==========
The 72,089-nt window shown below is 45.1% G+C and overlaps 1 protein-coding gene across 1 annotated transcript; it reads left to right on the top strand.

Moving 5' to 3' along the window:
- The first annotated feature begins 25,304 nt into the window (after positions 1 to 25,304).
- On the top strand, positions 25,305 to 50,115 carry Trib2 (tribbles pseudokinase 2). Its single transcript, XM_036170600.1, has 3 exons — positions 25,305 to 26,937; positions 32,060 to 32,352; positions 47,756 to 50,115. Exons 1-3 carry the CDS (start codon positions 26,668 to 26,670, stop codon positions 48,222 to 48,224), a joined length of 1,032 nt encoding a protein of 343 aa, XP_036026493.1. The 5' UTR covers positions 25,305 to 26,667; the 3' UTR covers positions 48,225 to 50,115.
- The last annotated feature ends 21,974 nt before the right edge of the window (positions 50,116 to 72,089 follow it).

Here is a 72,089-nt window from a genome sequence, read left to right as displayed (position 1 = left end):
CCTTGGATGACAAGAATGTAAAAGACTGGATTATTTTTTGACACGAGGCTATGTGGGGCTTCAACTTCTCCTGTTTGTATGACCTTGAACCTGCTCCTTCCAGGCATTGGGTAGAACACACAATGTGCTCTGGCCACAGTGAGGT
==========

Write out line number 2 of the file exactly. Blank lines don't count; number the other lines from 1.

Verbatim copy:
Moving 5' to 3' along the window: